Kai Cenat: Twitch streamer arrested for New York PlayStation 5 riot - who is he and what did he do?

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'We’re not against young people having a good time... [but] a lot of people got hurt today'

A prolific Twitch livestreamer has caused chaos in New York City after they promised to hand out hundreds of sought after PlayStation 5 games consoles to fans.

Police made 65 arrests and said they plan to charge livestreamer Kai Cenat with inciting a riot after thousands packed Manhattan’s Union Square for the hyped giveaway.

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Cenat promoted his giveaway on Instagram and social media, telling his followers and subscribers - which number over 10 million - he would be dishing out 300 consoles to fans from 4pm in the New York park.

What happened?

Queues began to form as early as 1.30pm, with the crowd swelling by 3pm and some becoming unruly. Aerial TV news footage showed a surging, tightly packed crowd running through the streets, scaling structures in the park and climbing on vehicles.

By 5.30pm, police officers in growing numbers had regained control of much of the area, but small skirmishes were still breaking out, with young people knocking over barricades and throwing bottles and even a flowerpot at officers.

People gather around and cheer for Kai Cenat (C) as members of the NYPD respond to thousands of people gathered for a 'giveaway' event announced by that popular Twitch live streamer (Photo: Alexi J. Rosenfeld/Getty Images)People gather around and cheer for Kai Cenat (C) as members of the NYPD respond to thousands of people gathered for a 'giveaway' event announced by that popular Twitch live streamer (Photo: Alexi J. Rosenfeld/Getty Images)
People gather around and cheer for Kai Cenat (C) as members of the NYPD respond to thousands of people gathered for a 'giveaway' event announced by that popular Twitch live streamer (Photo: Alexi J. Rosenfeld/Getty Images) | Getty Images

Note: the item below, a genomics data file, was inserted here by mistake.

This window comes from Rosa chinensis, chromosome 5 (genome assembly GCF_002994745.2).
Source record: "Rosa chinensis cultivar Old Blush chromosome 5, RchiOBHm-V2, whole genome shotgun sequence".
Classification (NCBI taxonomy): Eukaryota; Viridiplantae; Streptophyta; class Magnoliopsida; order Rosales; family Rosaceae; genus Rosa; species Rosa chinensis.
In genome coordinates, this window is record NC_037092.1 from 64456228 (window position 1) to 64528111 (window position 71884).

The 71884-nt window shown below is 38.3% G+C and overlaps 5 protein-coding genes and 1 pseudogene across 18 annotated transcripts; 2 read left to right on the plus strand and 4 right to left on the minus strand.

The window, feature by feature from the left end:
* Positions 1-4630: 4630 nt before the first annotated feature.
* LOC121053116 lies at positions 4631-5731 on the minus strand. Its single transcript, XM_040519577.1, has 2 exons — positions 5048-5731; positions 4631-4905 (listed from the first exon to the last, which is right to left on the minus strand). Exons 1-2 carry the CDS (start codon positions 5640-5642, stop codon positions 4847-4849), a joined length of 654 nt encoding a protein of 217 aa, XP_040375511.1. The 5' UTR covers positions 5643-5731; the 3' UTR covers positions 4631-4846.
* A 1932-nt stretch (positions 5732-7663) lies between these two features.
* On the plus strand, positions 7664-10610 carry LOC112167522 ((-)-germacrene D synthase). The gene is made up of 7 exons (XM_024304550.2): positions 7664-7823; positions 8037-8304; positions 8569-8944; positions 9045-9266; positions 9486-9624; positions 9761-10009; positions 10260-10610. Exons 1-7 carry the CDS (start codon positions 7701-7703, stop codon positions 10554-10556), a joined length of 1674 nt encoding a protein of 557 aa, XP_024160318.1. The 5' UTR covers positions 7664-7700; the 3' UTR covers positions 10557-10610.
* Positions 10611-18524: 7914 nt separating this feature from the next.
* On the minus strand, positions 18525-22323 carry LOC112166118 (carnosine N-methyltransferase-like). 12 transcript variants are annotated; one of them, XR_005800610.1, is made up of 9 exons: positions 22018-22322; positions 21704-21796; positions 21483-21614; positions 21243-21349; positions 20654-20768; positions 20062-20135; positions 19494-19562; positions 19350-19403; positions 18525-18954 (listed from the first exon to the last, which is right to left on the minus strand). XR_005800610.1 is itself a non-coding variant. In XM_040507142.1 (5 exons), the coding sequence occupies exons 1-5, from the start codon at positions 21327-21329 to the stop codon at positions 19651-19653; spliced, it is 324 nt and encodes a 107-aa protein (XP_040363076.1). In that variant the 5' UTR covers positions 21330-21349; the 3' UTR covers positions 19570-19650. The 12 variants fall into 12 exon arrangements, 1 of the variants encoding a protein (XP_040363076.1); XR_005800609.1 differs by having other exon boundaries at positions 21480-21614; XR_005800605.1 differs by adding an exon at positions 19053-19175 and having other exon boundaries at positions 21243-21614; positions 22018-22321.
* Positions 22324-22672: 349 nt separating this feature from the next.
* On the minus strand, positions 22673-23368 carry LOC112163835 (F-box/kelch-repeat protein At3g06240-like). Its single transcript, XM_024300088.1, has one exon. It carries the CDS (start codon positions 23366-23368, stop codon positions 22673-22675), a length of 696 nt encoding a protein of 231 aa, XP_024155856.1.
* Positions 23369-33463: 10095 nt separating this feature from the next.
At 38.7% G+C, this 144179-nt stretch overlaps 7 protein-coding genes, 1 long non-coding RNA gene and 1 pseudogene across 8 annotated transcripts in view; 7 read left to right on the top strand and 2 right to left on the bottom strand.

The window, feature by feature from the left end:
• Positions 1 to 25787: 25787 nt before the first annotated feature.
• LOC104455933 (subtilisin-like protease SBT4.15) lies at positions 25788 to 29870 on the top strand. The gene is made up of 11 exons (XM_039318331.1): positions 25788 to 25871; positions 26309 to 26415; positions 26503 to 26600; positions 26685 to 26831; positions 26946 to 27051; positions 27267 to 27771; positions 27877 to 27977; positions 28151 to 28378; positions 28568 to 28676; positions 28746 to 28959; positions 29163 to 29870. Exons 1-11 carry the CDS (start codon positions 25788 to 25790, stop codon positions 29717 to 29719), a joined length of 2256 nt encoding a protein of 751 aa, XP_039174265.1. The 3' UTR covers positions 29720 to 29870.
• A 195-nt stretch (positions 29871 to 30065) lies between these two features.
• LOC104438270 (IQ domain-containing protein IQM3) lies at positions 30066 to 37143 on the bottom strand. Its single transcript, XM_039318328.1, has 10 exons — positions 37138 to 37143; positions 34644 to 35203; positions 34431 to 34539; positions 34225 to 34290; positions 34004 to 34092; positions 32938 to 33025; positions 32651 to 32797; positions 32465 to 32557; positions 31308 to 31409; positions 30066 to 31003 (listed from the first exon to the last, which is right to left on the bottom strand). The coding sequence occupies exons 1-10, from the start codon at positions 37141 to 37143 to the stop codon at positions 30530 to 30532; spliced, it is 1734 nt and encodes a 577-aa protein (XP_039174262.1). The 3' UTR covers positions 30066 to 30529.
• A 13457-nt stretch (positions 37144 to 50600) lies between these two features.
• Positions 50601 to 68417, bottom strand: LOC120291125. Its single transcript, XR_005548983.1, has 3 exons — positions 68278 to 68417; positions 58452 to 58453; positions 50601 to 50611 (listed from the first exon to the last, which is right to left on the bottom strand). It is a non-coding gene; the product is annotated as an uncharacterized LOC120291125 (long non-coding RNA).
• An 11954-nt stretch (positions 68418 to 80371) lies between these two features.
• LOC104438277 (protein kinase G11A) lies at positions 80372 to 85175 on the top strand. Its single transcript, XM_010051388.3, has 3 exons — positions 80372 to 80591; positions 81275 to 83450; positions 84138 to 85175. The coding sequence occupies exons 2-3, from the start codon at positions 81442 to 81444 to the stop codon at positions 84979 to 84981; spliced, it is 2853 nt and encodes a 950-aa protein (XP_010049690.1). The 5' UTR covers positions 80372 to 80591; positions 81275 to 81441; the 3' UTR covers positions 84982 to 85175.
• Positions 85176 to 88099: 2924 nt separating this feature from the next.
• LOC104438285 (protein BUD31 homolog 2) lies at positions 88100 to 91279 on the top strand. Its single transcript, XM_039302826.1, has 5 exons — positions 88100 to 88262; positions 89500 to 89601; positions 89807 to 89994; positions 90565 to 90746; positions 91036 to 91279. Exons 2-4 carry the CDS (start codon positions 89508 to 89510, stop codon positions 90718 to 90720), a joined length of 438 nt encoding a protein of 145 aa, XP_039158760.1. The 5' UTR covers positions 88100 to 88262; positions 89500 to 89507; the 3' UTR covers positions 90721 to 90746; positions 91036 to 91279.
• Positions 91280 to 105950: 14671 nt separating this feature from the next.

Police were seen wrestling people to the ground and chasing them down the street. Of those arrested, 30 were juveniles. Some young people leaving the park said they had gone expecting to get a computer or a new PlayStation.

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Skylark Jones, 19, who went with a friend, said the scene was already packed when they arrived and bottles were being thrown before police with riot shields began “charging at people”.

NYPD chief Jeffrey Maddrey said police planned to charge Cenat with multiple counts of inciting a riot, unlawful assembly and possibly other crimes. He said a number of people were injured, including at least four people taken away in ambulances, and police vehicles were damaged.

The police chief also said a city bus filled with people who were arrested came under attack, and more police had to be sent to protect it. “We have encountered things like this before but never to this level of dangerousness,” Maddrey said.

Three officers were hurt, including a sergeant who broke a hand, and a teenager was injured by exploding fireworks, he said.

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“Listen, we’re not against young people having a good time, we’re not against young people gathering. But it can’t be to this level where it’s dangerous. A lot of people got hurt today.”

Who is Kai Cenat?

Cenat, 21, is a video creator with 6.5 million followers on Twitch - the Amazon-owned video streaming platform that typically sees streamers play video games whilst chatting to viewers - where he regularly livestreams.

He also boasts four million subscribers on YouTube, where he posts daily life and comedy vlogs ranging from “Fake Hibachi Chef Prank!” to his most recent video, “I Rented Us Girlfriends In Japan!”

His 299 YouTube videos have amassed more than 276 million views. In December he was crowned streamer of the year at the 12th annual Streamy Awards.

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Livestreaming on Twitch from a vehicle as the event gathered steam, Cenat displayed gift cards he planned to give away. He urged: “Everybody who’s out there, make sure y’all safe. We’re not gonna do nothin’ until it’s safe.”

Eventually he and an entourage got out of the vehicle and went through the crowd, into the park, where Cenat was surrounded by a cheering, shoving mob. Maddrey said Cenat was removed “for his safety” and police were in contact with him.

Videos posted on social media and taken from news helicopters showed Cenat being lifted over a fence and out of the crowd and then placed in a police vehicle.

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